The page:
“There are a lot of other large cohort studies that could pursue this further and see if they can find similar associations. And it would also be interesting to tease out the mechanisms that are actually linking these variables,” she said.

This study backs up similar recent findings by the researchers, which highlight the importance of the overall diet and healthy aging.

In another study published last year in The Journals of Gerontology, Westmead Institute researchers found that, in general, adults who closely adhered to recommended national dietary guidelines reached old age with an absence of chronic diseases and disability, and had good functional and mental health status.

Anabolic Steroid Abuse May Increase Risk of Abnormal Heart Rhythm and Stroke


Newswise — Research has already shown that taking anabolic steroids is associated with high blood pressure and an increased risk of developing heart conditions such as left ventricular hypertrophy.
Now research, part-funded by the British Heart Foundation and being presented on 6th June at this year’s British Cardiovascular Society conference, has shown that for some people misusing steroids can be particularly dangerous.

A team of researchers from the University of Birmingham have found evidence to suggest that, when taken by people with the inherited heart condition arrhythmogenic right ventricular cardiomyopathy (ARVC), steroids could lead to changes in heart muscle structure and problems with the heart’s electrical signals. These changes would then increase the likelihood that people taking steroids would suffer from atrial fibrillation, an abnormal heart rhythm disorder which is itself a major cause of stroke.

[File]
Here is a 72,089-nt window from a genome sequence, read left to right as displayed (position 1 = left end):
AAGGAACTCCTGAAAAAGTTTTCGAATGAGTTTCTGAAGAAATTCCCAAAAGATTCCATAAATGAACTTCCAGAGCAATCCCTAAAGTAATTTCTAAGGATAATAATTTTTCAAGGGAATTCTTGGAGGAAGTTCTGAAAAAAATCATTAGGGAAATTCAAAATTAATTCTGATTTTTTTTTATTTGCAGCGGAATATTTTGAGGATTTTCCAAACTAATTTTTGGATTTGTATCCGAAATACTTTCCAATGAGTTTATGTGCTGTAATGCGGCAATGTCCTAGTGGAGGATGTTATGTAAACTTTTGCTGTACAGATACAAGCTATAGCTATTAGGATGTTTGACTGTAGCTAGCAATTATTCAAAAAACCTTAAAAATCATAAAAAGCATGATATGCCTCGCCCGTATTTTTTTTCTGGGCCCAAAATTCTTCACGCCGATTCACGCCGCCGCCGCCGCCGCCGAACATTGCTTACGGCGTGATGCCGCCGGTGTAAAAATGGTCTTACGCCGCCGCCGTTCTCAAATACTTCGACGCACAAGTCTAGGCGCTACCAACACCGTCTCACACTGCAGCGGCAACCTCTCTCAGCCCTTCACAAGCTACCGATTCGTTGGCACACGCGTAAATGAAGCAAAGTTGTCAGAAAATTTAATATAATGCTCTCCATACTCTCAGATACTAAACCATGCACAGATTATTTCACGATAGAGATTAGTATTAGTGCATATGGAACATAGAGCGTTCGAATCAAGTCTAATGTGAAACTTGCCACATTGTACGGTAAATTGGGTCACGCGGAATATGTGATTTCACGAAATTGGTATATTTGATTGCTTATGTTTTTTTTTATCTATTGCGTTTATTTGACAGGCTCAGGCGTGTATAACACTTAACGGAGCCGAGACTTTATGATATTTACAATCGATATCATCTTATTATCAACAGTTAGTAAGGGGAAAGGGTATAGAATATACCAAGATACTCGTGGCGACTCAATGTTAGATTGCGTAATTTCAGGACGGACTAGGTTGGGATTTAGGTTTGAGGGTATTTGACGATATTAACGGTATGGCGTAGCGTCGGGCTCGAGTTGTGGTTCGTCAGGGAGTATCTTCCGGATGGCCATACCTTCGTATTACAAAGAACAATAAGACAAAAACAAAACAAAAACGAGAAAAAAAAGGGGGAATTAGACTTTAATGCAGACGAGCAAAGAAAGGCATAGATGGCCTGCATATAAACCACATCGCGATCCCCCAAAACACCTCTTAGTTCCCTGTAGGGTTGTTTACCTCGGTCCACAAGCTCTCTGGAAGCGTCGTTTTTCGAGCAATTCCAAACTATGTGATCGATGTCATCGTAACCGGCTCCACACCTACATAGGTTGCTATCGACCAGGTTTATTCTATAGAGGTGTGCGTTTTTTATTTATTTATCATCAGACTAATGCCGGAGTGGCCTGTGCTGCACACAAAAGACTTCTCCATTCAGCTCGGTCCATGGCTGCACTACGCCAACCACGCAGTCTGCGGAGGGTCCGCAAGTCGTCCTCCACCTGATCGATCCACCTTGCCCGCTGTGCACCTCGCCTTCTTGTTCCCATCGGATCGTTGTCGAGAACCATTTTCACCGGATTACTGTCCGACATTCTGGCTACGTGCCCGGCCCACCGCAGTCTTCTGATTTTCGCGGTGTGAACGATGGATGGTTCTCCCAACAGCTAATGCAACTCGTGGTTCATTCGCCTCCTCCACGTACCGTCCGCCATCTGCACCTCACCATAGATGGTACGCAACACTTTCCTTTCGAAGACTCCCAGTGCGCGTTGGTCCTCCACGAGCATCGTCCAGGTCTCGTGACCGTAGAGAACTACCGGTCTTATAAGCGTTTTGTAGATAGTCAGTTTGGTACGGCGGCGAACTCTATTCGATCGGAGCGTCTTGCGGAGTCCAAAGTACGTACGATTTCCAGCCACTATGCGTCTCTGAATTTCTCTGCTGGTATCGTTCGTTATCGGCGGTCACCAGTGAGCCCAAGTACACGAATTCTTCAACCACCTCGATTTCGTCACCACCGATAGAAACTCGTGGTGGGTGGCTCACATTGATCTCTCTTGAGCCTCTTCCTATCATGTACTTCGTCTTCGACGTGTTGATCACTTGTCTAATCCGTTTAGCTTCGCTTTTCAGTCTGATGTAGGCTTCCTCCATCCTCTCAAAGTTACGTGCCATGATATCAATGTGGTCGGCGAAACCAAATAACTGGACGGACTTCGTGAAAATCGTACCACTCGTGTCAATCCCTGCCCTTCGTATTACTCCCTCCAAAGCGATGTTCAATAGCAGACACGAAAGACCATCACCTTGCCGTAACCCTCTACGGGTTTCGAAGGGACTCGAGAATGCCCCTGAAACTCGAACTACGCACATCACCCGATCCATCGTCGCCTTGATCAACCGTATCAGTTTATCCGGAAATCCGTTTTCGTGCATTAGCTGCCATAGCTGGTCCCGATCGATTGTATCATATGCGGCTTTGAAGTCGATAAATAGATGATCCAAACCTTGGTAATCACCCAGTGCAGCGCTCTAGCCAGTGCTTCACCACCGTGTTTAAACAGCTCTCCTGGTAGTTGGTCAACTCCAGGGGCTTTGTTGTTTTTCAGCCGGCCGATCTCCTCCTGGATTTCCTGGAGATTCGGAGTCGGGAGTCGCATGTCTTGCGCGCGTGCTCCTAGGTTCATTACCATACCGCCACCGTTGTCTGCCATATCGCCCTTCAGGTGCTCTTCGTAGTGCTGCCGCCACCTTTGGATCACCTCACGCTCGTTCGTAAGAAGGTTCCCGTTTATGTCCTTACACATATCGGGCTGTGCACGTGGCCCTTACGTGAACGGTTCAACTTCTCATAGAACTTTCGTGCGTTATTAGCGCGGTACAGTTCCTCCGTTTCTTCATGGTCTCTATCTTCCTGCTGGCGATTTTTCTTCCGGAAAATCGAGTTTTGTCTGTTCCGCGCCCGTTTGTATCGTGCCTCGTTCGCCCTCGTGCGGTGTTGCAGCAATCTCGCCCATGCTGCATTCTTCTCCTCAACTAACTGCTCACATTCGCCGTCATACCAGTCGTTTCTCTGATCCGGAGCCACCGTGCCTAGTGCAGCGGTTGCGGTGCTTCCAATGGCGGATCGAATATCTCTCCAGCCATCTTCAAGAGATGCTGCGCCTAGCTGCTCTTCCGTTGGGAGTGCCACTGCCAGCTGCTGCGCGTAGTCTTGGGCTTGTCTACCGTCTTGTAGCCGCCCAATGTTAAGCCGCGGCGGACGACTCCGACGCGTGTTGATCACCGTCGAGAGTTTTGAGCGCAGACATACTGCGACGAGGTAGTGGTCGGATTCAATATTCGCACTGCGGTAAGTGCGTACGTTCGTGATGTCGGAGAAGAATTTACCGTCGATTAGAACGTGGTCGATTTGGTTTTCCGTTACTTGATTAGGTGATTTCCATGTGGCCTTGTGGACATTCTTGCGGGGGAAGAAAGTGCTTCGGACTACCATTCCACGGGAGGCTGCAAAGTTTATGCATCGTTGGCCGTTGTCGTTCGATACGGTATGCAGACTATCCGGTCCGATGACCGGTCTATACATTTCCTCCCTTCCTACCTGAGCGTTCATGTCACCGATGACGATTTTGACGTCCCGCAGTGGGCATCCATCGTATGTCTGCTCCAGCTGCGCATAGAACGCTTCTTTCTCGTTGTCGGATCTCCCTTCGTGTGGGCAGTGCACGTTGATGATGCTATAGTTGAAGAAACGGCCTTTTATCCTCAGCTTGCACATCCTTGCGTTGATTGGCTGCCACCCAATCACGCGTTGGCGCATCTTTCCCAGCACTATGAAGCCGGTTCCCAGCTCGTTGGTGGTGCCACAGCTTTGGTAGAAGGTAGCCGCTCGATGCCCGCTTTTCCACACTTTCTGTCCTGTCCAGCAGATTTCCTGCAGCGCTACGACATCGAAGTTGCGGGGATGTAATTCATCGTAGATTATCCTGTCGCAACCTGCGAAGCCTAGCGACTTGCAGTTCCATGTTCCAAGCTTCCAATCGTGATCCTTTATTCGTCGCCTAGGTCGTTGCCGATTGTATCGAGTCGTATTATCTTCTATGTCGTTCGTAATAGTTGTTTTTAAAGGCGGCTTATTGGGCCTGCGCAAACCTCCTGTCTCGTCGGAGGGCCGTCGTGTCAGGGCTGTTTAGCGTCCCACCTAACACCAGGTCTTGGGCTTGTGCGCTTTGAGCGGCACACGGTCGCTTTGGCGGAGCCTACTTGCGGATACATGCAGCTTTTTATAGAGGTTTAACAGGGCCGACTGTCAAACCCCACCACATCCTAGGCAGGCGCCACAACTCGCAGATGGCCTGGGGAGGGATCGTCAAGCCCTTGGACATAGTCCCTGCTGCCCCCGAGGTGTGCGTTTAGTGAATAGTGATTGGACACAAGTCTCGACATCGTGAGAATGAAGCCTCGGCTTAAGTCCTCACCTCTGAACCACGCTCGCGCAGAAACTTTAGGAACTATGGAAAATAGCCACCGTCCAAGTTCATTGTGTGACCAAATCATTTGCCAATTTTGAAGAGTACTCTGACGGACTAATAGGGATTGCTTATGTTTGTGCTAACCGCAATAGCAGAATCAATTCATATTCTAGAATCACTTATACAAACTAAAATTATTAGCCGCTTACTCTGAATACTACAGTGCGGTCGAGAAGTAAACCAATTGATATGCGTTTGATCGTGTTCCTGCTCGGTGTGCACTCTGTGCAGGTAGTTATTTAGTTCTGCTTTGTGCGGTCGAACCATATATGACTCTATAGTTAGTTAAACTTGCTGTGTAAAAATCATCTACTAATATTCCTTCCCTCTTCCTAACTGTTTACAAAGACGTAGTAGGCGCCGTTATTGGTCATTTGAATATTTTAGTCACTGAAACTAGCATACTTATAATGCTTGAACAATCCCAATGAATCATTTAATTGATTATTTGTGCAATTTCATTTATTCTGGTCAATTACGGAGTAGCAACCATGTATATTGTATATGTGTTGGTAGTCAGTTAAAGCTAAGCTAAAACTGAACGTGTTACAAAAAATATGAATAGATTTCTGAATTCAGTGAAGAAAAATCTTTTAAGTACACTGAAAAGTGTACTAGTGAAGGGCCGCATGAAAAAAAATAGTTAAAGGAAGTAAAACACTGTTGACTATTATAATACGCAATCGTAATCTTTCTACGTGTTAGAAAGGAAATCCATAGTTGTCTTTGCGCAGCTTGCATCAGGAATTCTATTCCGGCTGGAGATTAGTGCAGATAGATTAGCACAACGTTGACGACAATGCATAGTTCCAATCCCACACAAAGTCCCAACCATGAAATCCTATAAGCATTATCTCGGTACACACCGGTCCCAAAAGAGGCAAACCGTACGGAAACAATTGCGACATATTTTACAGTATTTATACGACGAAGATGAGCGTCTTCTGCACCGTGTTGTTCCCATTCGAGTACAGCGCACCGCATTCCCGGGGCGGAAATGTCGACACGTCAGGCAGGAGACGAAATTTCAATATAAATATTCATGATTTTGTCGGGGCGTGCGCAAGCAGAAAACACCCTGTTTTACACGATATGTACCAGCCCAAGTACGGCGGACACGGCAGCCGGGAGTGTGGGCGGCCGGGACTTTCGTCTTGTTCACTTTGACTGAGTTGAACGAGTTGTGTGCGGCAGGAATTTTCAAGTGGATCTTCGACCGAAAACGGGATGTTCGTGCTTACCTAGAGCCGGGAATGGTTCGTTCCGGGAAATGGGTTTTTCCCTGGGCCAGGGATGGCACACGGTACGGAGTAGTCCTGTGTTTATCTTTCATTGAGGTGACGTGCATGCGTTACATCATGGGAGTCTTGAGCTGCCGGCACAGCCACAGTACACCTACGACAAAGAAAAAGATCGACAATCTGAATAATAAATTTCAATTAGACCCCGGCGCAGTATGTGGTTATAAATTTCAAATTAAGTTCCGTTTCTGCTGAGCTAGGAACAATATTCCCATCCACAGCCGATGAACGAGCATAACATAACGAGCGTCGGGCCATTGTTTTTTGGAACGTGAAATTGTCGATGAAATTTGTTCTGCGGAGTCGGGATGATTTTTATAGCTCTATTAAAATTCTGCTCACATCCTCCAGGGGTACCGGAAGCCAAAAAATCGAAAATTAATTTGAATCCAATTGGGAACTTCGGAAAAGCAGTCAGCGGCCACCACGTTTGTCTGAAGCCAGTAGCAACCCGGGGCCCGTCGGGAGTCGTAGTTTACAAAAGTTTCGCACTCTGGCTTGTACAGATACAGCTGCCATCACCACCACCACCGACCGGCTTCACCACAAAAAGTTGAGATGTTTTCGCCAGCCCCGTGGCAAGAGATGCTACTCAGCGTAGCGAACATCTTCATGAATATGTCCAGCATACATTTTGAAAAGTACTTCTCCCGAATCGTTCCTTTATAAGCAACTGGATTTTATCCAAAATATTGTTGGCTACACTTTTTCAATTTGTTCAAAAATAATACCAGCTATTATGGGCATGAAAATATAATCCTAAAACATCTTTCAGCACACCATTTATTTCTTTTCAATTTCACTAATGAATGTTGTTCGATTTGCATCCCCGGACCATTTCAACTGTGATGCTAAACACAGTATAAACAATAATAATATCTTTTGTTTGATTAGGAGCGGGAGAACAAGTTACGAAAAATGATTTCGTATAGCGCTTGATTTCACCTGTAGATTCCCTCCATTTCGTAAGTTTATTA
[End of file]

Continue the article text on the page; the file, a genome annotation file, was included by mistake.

ARVC is caused by a mutation in one or more genes responsible for producing the proteins that hold the heart muscle together. The researchers gave dihydrotestosterone, an anabolic steroid commonly used to enhance athletic performance, to mice with a deficiency in one of these same proteins.
They found that, in these hearts, the electrical signal that tells when the heart to beat travelled around the heart more slowly than usual. This slowing down of electrical activity put these hearts at greater risk of dangerous abnormal heart rhythms, such as atrial fibrillation.

It is estimated that hundreds of thousands of people in the UK have used anabolic steroids for non-medical purposes in their lifetime (1). Anabolic steroids are prescription-only medicines that are sometimes taken without medical advice to increase muscle mass and improve athletic performance. If used in this way, they can cause serious side effects and addiction.

Larissa Fabritz, senior author and reader in cardiovascular sciences at the University of Birmingham, said:

“With one in every five men joining a gym in the UK using performance enhancing anabolic steroids the misuse of steroids is fast becoming an emerging global health problem. Our results show that the misuse of steroids could explain why seemingly healthy individuals are suffering from serious heart problems.”

Jeremy Pearson, Associate Medical Director at the British Heart Foundation, said:
“This study reinforces the evidence that using anabolic steroids can have untoward and possibly dangerous side effects, particularly in those who (often unknowingly) have heart problems.”